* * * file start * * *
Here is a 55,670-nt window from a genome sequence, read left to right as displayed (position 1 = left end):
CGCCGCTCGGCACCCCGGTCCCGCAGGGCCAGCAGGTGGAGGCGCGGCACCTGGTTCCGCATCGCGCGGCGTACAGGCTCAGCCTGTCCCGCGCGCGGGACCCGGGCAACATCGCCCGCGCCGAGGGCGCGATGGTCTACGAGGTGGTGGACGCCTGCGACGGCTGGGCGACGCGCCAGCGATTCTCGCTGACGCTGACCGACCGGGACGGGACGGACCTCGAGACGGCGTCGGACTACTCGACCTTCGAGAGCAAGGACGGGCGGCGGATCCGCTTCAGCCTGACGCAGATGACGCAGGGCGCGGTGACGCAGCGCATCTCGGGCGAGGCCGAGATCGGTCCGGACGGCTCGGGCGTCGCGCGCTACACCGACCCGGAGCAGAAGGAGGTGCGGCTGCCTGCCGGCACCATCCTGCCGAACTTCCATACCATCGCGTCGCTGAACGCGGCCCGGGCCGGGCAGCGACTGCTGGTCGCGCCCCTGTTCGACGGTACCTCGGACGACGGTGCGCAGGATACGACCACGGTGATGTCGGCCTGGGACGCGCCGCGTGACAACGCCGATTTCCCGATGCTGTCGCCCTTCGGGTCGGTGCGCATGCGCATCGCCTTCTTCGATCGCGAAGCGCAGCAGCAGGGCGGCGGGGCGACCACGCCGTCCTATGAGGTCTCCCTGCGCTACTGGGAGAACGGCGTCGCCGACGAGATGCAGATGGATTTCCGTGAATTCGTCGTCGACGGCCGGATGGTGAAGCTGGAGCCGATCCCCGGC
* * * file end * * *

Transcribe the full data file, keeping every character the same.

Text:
Here is a 55,670-nt window from a genome sequence, read left to right as displayed (position 1 = left end):
CGCCGCTCGGCACCCCGGTCCCGCAGGGCCAGCAGGTGGAGGCGCGGCACCTGGTTCCGCATCGCGCGGCGTACAGGCTCAGCCTGTCCCGCGCGCGGGACCCGGGCAACATCGCCCGCGCCGAGGGCGCGATGGTCTACGAGGTGGTGGACGCCTGCGACGGCTGGGCGACGCGCCAGCGATTCTCGCTGACGCTGACCGACCGGGACGGGACGGACCTCGAGACGGCGTCGGACTACTCGACCTTCGAGAGCAAGGACGGGCGGCGGATCCGCTTCAGCCTGACGCAGATGACGCAGGGCGCGGTGACGCAGCGCATCTCGGGCGAGGCCGAGATCGGTCCGGACGGCTCGGGCGTCGCGCGCTACACCGACCCGGAGCAGAAGGAGGTGCGGCTGCCTGCCGGCACCATCCTGCCGAACTTCCATACCATCGCGTCGCTGAACGCGGCCCGGGCCGGGCAGCGACTGCTGGTCGCGCCCCTGTTCGACGGTACCTCGGACGACGGTGCGCAGGATACGACCACGGTGATGTCGGCCTGGGACGCGCCGCGTGACAACGCCGATTTCCCGATGCTGTCGCCCTTCGGGTCGGTGCGCATGCGCATCGCCTTCTTCGATCGCGAAGCGCAGCAGCAGGGCGGCGGGGCGACCACGCCGTCCTATGAGGTCTCCCTGCGCTACTGGGAGAACGGCGTCGCCGACGAGATGCAGATGGATTTCCGTGAATTCGTCGTCGACGGCCGGATGGTGAAGCTGGAGCCGATCCCCGGC